Gary Kline wrote:

I am NOT trying to start any kind of flame debate, but would like to know what real advantage perl has over the newer
        so-called all-in-one language, ch.   (Other than the obvious
        fact that there are literally billions of lines of perl existant.)
I don't know ch from Adam so can't comment on that but really, the questions what are you trying to do? Is this for a pet programming project? For work? Maintained just by you? By others? What's your programming experience?

Perl has the advantage that it is ubiquitous and has loads of library modules at CPAN. There are reasonable(*) books about it and you should never be short of someone who can read perl if your software needs maintaining. Perl has the disadvantage that it's a cobbled together, vile little language that teaches bad programming habits(**) and has the worst thread support ever. I could go on with it's flaws, but as someone who has to program in it daily, suffice to say that I loathe it. Perl is the new Basic.

There are plenty of more modern interpreted languages which have much better design (they *have* a design which is one up from Perl). With the availability of rpms, ports, package systems, and downloadable binaries for Windows, installing most of them should be easy-peasy. They'll encourage you to write better programs; most have a growing collection of library software and may even have decent documentation. My own fave would be python ( and I suspect ruby of being worth a look but just never had the time.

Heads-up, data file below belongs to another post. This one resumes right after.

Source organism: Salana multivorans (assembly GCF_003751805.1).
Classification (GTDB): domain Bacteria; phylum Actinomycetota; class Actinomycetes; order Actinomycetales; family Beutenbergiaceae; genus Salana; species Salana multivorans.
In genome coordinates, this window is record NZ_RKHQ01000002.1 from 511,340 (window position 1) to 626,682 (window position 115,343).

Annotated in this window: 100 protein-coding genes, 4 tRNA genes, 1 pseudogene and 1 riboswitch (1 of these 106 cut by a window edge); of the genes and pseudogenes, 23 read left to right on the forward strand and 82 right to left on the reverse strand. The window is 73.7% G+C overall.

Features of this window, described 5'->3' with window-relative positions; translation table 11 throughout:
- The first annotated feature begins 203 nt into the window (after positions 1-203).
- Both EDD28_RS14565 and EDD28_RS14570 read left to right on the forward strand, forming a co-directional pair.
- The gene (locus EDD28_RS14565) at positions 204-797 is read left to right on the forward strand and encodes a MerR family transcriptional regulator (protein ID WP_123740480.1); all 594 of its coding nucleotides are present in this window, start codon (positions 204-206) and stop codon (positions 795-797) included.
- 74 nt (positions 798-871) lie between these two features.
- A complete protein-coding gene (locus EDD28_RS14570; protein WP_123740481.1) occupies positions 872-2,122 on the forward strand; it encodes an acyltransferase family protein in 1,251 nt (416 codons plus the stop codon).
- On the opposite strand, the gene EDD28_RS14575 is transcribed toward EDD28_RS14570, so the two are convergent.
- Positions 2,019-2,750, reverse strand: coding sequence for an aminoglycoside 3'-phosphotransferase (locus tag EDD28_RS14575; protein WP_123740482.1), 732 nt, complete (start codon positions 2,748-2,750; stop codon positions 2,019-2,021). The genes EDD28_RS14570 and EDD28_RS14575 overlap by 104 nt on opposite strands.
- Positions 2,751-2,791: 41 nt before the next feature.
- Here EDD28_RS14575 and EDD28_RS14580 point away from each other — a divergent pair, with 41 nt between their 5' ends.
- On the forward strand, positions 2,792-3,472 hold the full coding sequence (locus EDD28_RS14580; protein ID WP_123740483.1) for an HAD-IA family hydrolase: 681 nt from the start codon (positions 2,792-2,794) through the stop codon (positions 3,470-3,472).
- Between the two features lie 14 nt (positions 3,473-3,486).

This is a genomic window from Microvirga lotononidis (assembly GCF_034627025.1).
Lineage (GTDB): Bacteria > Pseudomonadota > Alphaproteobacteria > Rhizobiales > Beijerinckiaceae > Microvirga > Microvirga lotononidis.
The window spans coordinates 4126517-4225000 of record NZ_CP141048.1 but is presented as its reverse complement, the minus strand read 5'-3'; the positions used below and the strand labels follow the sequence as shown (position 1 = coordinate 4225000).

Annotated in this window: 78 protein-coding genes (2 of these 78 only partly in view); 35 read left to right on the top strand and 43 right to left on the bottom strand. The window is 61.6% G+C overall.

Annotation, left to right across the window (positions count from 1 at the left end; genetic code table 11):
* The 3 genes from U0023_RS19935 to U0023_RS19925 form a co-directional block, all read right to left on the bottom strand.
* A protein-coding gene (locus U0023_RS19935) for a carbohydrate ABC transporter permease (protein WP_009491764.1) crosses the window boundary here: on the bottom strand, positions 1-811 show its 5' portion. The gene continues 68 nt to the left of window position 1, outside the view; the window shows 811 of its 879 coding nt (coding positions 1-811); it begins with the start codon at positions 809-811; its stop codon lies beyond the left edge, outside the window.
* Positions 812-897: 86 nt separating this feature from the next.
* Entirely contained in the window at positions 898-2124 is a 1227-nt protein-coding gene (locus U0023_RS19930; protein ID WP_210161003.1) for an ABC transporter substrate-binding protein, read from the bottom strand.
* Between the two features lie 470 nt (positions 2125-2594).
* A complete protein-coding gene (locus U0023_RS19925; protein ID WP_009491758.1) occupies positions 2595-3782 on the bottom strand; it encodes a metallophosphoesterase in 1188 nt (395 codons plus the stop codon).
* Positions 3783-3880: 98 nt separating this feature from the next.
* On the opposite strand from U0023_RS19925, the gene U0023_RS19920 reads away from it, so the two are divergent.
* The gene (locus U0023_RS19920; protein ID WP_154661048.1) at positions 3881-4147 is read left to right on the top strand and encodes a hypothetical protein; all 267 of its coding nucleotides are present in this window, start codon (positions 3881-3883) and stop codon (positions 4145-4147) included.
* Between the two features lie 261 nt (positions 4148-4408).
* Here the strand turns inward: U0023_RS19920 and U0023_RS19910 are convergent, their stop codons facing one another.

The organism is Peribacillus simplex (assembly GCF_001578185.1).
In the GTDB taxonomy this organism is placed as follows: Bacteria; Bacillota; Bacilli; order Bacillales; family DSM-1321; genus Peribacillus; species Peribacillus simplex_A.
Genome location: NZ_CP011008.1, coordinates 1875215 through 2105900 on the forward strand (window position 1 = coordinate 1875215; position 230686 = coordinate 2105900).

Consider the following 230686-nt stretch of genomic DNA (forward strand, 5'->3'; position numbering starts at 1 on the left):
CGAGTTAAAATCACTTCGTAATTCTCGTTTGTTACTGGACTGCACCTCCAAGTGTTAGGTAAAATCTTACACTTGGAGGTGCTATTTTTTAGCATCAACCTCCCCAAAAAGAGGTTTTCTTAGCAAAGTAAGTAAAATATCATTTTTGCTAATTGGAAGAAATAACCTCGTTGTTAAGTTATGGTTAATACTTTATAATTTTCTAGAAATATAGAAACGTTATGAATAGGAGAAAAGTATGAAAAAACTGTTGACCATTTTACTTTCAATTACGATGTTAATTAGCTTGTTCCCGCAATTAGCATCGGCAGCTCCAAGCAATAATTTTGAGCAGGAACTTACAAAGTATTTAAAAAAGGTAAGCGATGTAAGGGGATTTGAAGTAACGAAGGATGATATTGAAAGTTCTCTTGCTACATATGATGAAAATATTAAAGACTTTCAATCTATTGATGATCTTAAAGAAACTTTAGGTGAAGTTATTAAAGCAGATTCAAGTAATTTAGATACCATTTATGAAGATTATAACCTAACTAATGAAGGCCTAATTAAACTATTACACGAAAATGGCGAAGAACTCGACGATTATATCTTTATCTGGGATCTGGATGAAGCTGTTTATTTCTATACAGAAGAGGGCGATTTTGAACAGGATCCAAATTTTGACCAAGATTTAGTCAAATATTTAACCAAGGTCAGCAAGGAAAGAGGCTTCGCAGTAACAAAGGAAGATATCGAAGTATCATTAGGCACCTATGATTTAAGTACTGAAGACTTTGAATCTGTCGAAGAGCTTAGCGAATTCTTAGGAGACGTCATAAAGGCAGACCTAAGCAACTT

Just my $2.00 (hey, it's a good opinion :-))


(*) The so-called "Camel book" ("Programming Perl" from O'Reilly), at least in the edition I have, is the second worst programming book I have ever read. Poorly organised, poorly indexed, missing details and full of poor examples. "Advanced Perl Programming", also O'Reilly, is much better but does assume you know the basics and isn't really a reference book.

(**) If you do start learning Perl, the this is my one piece of advice. Start every script and module with "use strict". It catches the worst mistakes that you might make and at least forces a small amount of decent programming on you.

(**) If you do start programming in Perl, then this is my other one piece of advice. Start your scripts with "/usr/bin/env perl -w" which catches some of the other worst mistakes, but also whinges on about things that aren't actually a problem. (OK, that has windows portability problems; tough; install Cygwin :-)).

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